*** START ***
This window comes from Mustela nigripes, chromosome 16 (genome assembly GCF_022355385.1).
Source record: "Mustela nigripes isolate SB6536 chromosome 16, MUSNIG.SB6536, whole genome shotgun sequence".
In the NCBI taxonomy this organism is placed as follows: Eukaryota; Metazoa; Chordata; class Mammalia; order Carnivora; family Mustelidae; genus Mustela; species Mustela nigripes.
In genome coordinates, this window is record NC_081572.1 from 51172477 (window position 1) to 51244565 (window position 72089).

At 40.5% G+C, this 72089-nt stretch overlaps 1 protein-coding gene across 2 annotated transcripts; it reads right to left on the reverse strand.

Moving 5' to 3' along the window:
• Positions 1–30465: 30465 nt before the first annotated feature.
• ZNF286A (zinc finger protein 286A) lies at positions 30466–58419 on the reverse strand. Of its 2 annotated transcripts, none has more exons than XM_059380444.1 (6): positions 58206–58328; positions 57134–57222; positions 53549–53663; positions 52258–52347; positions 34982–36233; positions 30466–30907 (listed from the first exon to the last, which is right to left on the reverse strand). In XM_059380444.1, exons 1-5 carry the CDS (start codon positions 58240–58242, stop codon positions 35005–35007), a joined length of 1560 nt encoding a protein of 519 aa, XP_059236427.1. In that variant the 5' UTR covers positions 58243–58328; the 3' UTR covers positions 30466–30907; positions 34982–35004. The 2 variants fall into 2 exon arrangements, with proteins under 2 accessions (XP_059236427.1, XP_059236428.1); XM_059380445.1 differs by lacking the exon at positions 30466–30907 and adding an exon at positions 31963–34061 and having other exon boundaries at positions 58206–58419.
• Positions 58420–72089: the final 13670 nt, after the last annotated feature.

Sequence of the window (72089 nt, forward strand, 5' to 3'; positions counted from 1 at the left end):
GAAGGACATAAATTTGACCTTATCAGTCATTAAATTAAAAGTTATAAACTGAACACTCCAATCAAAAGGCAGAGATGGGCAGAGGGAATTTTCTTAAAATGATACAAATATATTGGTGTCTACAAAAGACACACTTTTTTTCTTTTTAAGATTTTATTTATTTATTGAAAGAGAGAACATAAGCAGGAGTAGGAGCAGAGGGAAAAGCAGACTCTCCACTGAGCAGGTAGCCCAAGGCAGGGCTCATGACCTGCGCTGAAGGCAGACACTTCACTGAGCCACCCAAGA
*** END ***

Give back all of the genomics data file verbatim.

This window comes from Mustela nigripes, chromosome 16 (genome assembly GCF_022355385.1).
Source record: "Mustela nigripes isolate SB6536 chromosome 16, MUSNIG.SB6536, whole genome shotgun sequence".
In the NCBI taxonomy this organism is placed as follows: Eukaryota; Metazoa; Chordata; class Mammalia; order Carnivora; family Mustelidae; genus Mustela; species Mustela nigripes.
In genome coordinates, this window is record NC_081572.1 from 51172477 (window position 1) to 51244565 (window position 72089).

At 40.5% G+C, this 72089-nt stretch overlaps 1 protein-coding gene across 2 annotated transcripts; it reads right to left on the reverse strand.

Moving 5' to 3' along the window:
• Positions 1–30465: 30465 nt before the first annotated feature.
• ZNF286A (zinc finger protein 286A) lies at positions 30466–58419 on the reverse strand. Of its 2 annotated transcripts, none has more exons than XM_059380444.1 (6): positions 58206–58328; positions 57134–57222; positions 53549–53663; positions 52258–52347; positions 34982–36233; positions 30466–30907 (listed from the first exon to the last, which is right to left on the reverse strand). In XM_059380444.1, exons 1-5 carry the CDS (start codon positions 58240–58242, stop codon positions 35005–35007), a joined length of 1560 nt encoding a protein of 519 aa, XP_059236427.1. In that variant the 5' UTR covers positions 58243–58328; the 3' UTR covers positions 30466–30907; positions 34982–35004. The 2 variants fall into 2 exon arrangements, with proteins under 2 accessions (XP_059236427.1, XP_059236428.1); XM_059380445.1 differs by lacking the exon at positions 30466–30907 and adding an exon at positions 31963–34061 and having other exon boundaries at positions 58206–58419.
• Positions 58420–72089: the final 13670 nt, after the last annotated feature.

Sequence of the window (72089 nt, forward strand, 5' to 3'; positions counted from 1 at the left end):
GAAGGACATAAATTTGACCTTATCAGTCATTAAATTAAAAGTTATAAACTGAACACTCCAATCAAAAGGCAGAGATGGGCAGAGGGAATTTTCTTAAAATGATACAAATATATTGGTGTCTACAAAAGACACACTTTTTTTCTTTTTAAGATTTTATTTATTTATTGAAAGAGAGAACATAAGCAGGAGTAGGAGCAGAGGGAAAAGCAGACTCTCCACTGAGCAGGTAGCCCAAGGCAGGGCTCATGACCTGCGCTGAAGGCAGACACTTCACTGAGCCACCCAAGA